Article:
Good things are happening. The biggest thing to report on the physical front – and this is massive – is that the peripheral neuropathy in my feet that was caused by the chemotherapy drug paclitaxel has improved dramatically over the past month. Don’t get me wrong; that painful throbbing and numbness in the balls of … Continue reading Acupuncture, tennis, a haircut and going back to work
As soon as I’ve recovered from my radiotherapy treatment and assuming I’ve regained sufficient mobility and strength in my right arm and shoulder, I plan to get back on the tennis courts. I was concerned that the movements involved in playing might increase my risk of developing lymphoedema but the consultant oncologist in charge of my … Continue reading Should I play tennis? “Yes, just don’t play Federer.”
A few of you have asked whether I did in the end challenge my two teenage sons to a tennis match before I started chemo. That was after I’d written a post (Tennis I) way back in the summer saying they hadn’t yet beaten me. Should I leave well alone or risk defeat, I wondered. … Continue reading Tennis II
So, do I challenge my 16-year-old son to a game of tennis before I start my chemotherapy treatment next Wednesday? If I do, I’ll be giving him an opportunity to beat me and he hasn’t managed to do that in the few years we’ve been playing each other. I was determined not to lose to him … Continue reading Tennis, Part I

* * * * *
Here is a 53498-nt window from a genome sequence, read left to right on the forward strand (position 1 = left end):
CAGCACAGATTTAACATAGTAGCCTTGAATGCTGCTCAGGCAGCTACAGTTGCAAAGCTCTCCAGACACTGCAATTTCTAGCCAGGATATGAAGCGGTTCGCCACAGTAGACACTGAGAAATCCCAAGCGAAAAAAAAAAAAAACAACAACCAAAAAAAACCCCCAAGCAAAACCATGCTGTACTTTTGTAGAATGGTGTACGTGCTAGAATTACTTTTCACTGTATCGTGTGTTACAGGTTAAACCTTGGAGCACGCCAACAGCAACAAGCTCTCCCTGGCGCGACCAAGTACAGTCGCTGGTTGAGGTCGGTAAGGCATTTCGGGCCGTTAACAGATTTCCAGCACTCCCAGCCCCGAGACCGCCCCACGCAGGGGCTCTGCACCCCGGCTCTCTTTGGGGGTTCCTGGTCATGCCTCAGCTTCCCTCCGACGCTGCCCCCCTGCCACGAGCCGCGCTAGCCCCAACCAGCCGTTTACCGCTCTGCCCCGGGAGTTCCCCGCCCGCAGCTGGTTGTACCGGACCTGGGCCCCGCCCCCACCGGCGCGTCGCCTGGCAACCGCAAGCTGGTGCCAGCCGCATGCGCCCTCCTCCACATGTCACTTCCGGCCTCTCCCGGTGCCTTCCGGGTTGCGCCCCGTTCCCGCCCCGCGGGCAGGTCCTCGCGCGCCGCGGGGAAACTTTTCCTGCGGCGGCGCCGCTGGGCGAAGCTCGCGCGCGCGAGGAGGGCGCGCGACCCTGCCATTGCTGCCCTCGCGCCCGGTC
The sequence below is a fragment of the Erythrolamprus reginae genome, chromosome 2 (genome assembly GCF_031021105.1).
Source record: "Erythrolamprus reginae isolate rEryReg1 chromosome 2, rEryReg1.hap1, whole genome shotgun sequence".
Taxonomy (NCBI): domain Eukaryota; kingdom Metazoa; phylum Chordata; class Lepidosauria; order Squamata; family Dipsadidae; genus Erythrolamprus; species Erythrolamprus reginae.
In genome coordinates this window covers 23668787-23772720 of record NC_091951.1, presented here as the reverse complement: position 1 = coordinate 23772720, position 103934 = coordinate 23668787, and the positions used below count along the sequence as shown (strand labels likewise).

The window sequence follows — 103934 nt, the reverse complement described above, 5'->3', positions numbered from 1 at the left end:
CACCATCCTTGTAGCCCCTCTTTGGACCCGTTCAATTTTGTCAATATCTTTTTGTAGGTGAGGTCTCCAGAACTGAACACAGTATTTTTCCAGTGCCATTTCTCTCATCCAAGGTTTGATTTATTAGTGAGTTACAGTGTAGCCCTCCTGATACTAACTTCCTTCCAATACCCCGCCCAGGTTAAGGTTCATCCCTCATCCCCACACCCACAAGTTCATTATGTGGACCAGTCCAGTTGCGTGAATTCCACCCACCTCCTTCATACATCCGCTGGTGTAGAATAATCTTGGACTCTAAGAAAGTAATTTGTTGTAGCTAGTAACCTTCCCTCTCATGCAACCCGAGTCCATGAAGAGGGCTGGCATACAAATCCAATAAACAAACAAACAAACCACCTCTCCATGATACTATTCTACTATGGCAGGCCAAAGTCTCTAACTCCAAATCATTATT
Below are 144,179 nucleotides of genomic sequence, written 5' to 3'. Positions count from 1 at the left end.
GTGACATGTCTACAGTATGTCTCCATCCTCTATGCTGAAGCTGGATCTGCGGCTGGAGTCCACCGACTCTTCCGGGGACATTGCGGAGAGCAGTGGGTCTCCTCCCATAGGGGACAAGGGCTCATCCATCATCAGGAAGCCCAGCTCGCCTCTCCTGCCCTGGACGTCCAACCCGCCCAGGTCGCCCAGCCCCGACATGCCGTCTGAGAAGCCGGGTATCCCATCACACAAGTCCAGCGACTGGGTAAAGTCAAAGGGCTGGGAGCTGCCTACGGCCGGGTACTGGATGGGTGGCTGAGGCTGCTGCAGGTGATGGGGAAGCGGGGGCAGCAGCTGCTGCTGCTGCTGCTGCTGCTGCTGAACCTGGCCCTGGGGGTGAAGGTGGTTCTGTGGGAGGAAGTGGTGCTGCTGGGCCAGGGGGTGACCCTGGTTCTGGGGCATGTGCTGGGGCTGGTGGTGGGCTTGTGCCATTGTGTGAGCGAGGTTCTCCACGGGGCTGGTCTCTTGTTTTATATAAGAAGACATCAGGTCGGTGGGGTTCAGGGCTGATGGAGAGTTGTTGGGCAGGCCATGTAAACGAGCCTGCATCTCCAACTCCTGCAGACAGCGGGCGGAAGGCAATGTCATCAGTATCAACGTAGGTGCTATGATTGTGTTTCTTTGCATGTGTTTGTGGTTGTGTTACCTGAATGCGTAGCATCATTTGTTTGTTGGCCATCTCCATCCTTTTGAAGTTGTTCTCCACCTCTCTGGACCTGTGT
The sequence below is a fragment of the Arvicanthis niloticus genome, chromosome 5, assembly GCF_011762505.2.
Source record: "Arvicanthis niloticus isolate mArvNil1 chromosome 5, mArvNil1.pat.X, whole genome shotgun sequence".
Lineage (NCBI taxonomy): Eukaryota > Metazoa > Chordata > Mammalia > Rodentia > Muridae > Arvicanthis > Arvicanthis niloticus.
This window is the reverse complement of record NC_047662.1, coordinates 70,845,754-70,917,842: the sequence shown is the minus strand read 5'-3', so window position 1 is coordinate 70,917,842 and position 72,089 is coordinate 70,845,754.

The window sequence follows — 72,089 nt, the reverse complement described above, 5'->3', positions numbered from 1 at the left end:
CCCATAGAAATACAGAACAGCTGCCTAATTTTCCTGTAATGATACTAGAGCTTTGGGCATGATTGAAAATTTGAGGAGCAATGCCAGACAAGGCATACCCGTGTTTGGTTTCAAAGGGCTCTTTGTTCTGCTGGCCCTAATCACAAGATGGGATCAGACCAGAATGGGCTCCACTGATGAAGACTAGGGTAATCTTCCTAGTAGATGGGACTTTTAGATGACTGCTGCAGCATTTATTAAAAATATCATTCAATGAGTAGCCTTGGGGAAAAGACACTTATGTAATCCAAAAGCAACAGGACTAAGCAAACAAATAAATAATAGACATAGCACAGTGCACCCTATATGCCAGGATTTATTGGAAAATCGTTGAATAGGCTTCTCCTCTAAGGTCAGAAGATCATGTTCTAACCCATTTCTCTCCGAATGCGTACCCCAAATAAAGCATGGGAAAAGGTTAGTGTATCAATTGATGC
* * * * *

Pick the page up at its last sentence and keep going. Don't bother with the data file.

Well, well, well. Not only did the PET CT scan I had a couple of weeks ago show no disease progression, my tumour marker level has fallen twice in a row over the past several weeks. The ongoing inability of my bone marrow to make enough haemoglobin to transport sufficient amounts of oxygen around my … Continue reading A welcome surprise and another lesson in unpredictability
I am both relieved and happy to report that the two dreadfully painful mouth and tongue sores that I’d had for the past couple of weeks have gone. The sores were a side effect of one of the two new drugs that I started taking just over three weeks ago for the secondary breast cancer … Continue reading Salted peanuts, citrus fruits and vinegar – they’re all back on the menu!
Spoiler alert: This blog includes multiple gratuitous references to a recently concluded and very popular UK TV series about police corruption. Jesus, Mary, Joseph and the wee donkey, if it’s not one thing, it’s another. The pain I’d been having periodically in my joints disappeared overnight when, a fortnight ago now, I started on my … Continue reading Mother of God, the mouth ulcers
I saw my oncologist on Wednesday last week and we were finally in a position to decide what my next treatment would be. I won’t go into the details regarding why it took a while for us to work out what the options were as it’s quite complicated. Suffice to say that on Friday night … Continue reading The next phase
Pandemic restrictions are loosening and things are looking up on that front. We’ve been limited to meeting up with just one other person outside for exercise since December but now the rule of six – whereby you are allowed to gather outside in groups of up to six, including in your back garden – is … Continue reading Restrictions lifting and moving on to the next treatment
It’s sometimes good to have positive expectations – I think as humans we need them – but I should know by now that it really doesn’t do to raise your hopes in this cancer business. I don’t want to overdramatise things, but I have to confess to feeling rather annoyed at myself for daring to … Continue reading Expectations? It’s hard not to have them.